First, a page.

QFIIs get futures green light

09:30, July 21, 2010      

Email | Print | Subscribe | Comments | Forum 

China may allow qualified foreign institutional investors (QFII) to use no more than 10 percent of their investment quotas to trade stock index futures, the China Securities Journal reported on Tuesday.

The Chinese securities regulator did not comment directly on the report when contacted by China Daily, but said that the rules will be released for public comment soon after they are issued.

An estimated 12 billion yuan ($1.77 billion) worth of funds from foreign institutions are expected to participate in index futures trading but they will only be allowed to trade for hedging rather than speculative purposes, the report said, citing an unidentified source.

Analysts said that the inflow of foreign capital will help make the stock index futures market more international but the move will have more of a symbolic impact given the relatively small investment quota and the limit on trading purposes.

"Foreign investors' participation in the trading of index futures will bring fresh capital to the market and make it more international. But the initial quota granted to foreign institutions is relatively small so they won't have much competitive advantage over their Chinese peers," said Liao Qing, a Shenzhen-based analyst at Guohai Securities.

The regulator has granted quotas worth about $17.72 billion to 89 QFII funds by the end of June, according to China Securities Journal.

Selected overseas investors are allowed to invest in China's stock markets under the QFII program, which was launched in 2003.

The equity-market reforms represent the government's effort to make more investment options available to foreign investors, who have limited access to the world's third-biggest stock market by value.

The trading of index futures would give foreign investors a hedging tool in China and allow them to more effectively compete with local fund managers as the nation prepares to open the market to foreign institutions.

Stock index futures, or agreements to buy or sell the CSI 300 Index at a preset value, began trading on the China Financial Futures Exchange in Shanghai on April 16.

The regulator may gradually expand investment quotas for foreign investors to trade index futures, according to market watchers. But QFII's participation in the short term is unlikely to cause sharp volatility in the futures or spot markets.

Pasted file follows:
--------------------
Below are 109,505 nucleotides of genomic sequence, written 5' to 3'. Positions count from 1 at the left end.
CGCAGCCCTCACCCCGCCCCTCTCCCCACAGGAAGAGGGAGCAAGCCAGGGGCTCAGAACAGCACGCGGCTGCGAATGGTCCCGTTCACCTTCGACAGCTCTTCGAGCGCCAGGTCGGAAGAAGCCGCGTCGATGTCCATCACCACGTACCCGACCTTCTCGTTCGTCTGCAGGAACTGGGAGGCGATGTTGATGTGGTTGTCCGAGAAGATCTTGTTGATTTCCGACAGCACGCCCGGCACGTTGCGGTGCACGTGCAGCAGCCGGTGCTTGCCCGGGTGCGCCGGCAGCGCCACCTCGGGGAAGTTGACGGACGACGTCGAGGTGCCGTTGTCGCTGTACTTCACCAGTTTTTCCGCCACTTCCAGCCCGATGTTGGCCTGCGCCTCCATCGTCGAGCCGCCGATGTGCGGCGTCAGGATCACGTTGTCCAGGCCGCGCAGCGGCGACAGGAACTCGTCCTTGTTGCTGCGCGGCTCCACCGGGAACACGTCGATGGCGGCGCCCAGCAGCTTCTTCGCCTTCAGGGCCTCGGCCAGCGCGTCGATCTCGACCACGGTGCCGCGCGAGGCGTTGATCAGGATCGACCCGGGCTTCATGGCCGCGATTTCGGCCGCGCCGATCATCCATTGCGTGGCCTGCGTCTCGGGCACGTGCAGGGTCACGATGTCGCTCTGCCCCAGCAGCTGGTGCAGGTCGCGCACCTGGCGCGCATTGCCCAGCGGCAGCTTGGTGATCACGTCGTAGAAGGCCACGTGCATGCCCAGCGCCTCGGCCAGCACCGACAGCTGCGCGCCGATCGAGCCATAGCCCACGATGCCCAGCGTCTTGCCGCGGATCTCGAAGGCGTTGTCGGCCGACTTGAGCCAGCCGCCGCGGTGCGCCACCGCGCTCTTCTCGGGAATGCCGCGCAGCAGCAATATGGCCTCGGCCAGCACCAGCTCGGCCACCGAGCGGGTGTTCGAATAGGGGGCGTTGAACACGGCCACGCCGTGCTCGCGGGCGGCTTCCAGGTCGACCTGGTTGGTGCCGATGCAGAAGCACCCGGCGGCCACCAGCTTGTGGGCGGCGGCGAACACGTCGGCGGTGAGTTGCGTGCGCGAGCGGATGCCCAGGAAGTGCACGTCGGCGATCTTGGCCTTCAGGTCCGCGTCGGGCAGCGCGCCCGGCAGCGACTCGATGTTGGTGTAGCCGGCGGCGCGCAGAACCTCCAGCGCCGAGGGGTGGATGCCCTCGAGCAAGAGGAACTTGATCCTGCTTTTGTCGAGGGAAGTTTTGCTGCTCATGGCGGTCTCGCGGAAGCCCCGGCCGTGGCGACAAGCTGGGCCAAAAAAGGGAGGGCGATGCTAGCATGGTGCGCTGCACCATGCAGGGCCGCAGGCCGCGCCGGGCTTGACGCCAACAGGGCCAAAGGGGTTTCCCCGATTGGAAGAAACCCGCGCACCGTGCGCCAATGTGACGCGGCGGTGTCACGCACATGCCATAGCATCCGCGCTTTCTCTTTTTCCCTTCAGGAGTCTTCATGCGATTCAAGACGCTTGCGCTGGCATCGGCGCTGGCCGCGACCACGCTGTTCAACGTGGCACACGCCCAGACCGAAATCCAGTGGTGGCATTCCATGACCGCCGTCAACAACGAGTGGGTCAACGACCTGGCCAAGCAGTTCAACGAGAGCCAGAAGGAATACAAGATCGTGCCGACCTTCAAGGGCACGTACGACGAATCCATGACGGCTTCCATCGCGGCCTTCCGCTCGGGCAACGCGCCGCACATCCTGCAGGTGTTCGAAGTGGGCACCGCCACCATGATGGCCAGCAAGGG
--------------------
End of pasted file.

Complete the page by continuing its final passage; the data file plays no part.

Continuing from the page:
The CSI 300 Index, which tracks 300 large-cap stocks traded in Shanghai and Shenzhen has slid 25 percent in 2010, one of the worst performers among global benchmark gauges.

Bloomberg contributed to the story.

Source:China Daily

(Editor:黄蓓蓓)

  • Do you have anything to say?

双语词典
dictionary

  
Special Coverage
  • Premier Wen Jiabao visits Hungary, Britain, Germany
  • From drought to floods
Major headlines
Editor's Pick
  • Chinese President Hu Jintao watches the launch of Tiangong-1 space lab module at Beijing Aerospace Control Center in Beijing, capital of China, Sept. 29, 2011. Other members of the Standing Committee of the Political Bureau of the Communist Party of China (CPC) Central Committee, including Wu Bangguo, Jia Qinglin, Li Changchun, Xi Jinping, Li Keqiang and Zhou Yongkang, are also present. (Xinhua/Rao Aimin)
  • The graphics shows the launch procedures of the carrier rocket of Tiangong-1 space lab module, Long March-2FT1 on Sept. 29, 2011. (Xinhua/Lu Zhe)
  • Image taken from Beijing Aerospace Control Center shows a Long March-2FT1 carrier rocket loaded with Tiangong-1 unmanned space lab module blasting off from the launch pad at the Jiuquan Satellite Launch Center in northwest China's Gansu Province, Sept. 29, 2011. (Xinhua)
  • On Sept. 28, tourists travel around the Mingshashan Scenic Area in Dunhuang, Gansu province by camel. With the National Day vacation right around the corner, more and more tourists from home and abroad are going to Dunhuang. Riding on a camel, they travel in the desert to enjoy the cities rare form of natural scenery. (Xinhua/Zhang Weixian)
  • Chinese forest armed forces work together with forest firefighters on Sept. 28. (Xinhua/Chai Liren)
  • Photo taken on Sept. 29, 2011 shows strong wind blows trees in Sanya, south China's Hainan Province. Typhoon Nesat heads towards south China and is moving at an average wind speed of 20 km per hour toward the west coast of China's Guangdong Province. (Xinhua/Hou Jiansen)
Hot Forum Discussion